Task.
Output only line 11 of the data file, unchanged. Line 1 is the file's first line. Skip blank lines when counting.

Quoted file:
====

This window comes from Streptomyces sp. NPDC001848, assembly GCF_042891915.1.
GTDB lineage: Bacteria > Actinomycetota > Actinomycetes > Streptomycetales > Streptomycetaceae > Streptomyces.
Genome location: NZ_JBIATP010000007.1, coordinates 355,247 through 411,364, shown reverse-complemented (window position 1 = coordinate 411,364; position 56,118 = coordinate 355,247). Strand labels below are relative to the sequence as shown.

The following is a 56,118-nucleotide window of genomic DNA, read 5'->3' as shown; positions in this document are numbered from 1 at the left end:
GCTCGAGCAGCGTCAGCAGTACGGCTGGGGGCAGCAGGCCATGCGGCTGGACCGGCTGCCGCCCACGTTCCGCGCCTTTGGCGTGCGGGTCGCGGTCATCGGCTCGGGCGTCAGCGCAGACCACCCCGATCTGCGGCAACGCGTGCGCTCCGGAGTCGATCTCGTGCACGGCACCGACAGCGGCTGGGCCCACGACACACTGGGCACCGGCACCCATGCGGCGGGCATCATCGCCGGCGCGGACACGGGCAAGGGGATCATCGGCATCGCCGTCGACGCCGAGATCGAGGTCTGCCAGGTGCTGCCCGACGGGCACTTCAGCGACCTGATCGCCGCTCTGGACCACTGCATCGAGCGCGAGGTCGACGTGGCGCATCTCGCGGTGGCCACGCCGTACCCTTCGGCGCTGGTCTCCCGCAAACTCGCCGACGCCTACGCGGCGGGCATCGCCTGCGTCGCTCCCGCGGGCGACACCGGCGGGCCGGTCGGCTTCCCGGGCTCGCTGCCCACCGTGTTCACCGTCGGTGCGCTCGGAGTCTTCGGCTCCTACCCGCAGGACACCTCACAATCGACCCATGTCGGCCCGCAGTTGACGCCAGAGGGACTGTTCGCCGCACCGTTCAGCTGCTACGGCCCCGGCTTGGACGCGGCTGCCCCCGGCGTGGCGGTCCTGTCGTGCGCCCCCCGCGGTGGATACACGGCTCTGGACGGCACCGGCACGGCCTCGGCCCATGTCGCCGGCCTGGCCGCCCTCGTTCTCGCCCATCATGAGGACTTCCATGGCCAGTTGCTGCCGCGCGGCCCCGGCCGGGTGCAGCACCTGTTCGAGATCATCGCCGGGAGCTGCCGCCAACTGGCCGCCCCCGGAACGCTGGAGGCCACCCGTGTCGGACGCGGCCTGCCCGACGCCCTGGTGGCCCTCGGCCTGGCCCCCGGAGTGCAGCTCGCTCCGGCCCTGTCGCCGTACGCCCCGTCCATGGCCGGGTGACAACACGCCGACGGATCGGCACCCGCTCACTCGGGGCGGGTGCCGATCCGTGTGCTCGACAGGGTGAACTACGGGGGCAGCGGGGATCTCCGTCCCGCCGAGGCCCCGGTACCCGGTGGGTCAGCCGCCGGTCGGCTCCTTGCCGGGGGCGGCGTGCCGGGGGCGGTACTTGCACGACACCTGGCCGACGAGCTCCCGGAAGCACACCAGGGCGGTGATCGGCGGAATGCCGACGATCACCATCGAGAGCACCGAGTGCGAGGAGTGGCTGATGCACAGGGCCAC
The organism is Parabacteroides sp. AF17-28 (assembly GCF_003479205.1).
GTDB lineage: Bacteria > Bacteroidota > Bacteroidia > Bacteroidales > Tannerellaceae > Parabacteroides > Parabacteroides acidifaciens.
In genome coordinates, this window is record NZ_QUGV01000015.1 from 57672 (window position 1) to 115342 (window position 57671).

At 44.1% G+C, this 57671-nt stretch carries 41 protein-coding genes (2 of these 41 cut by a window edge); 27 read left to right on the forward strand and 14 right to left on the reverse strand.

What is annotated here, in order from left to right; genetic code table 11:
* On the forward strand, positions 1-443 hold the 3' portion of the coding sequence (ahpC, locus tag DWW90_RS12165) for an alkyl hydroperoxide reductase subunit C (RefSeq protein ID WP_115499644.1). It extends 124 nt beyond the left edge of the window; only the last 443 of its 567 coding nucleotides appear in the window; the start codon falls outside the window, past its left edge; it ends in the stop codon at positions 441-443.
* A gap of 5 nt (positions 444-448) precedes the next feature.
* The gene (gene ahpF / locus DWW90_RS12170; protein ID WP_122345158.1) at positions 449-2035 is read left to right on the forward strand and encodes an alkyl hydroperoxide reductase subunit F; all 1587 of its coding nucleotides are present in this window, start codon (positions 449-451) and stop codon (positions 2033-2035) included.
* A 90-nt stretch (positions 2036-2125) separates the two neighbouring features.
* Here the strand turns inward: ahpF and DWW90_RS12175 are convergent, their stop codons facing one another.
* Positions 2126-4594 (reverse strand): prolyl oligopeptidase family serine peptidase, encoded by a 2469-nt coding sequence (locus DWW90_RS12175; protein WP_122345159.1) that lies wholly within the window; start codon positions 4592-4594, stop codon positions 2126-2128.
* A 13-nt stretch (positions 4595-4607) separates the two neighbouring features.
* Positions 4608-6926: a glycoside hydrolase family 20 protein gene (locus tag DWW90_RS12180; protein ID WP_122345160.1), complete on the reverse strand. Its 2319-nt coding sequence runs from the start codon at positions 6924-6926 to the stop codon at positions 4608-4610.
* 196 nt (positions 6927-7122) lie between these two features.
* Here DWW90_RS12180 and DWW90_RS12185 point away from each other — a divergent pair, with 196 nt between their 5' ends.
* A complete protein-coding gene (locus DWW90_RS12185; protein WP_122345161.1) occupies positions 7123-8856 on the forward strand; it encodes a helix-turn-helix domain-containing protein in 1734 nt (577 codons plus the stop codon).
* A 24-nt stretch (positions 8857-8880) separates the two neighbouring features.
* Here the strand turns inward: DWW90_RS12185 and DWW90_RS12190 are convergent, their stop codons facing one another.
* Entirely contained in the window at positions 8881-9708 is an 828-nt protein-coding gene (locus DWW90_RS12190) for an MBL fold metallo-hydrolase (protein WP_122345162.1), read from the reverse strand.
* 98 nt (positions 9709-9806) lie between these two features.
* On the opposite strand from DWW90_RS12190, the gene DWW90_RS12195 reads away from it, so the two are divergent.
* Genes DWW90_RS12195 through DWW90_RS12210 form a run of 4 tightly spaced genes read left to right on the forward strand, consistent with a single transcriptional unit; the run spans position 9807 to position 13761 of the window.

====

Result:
* On the forward strand, positions 1-443 hold the 3' portion of the coding sequence (ahpC, locus tag DWW90_RS12165) for an alkyl hydroperoxide reductase subunit C (RefSeq protein ID WP_115499644.1). It extends 124 nt beyond the left edge of the window; only the last 443 of its 567 coding nucleotides appear in the window; the start codon falls outside the window, past its left edge; it ends in the stop codon at positions 441-443.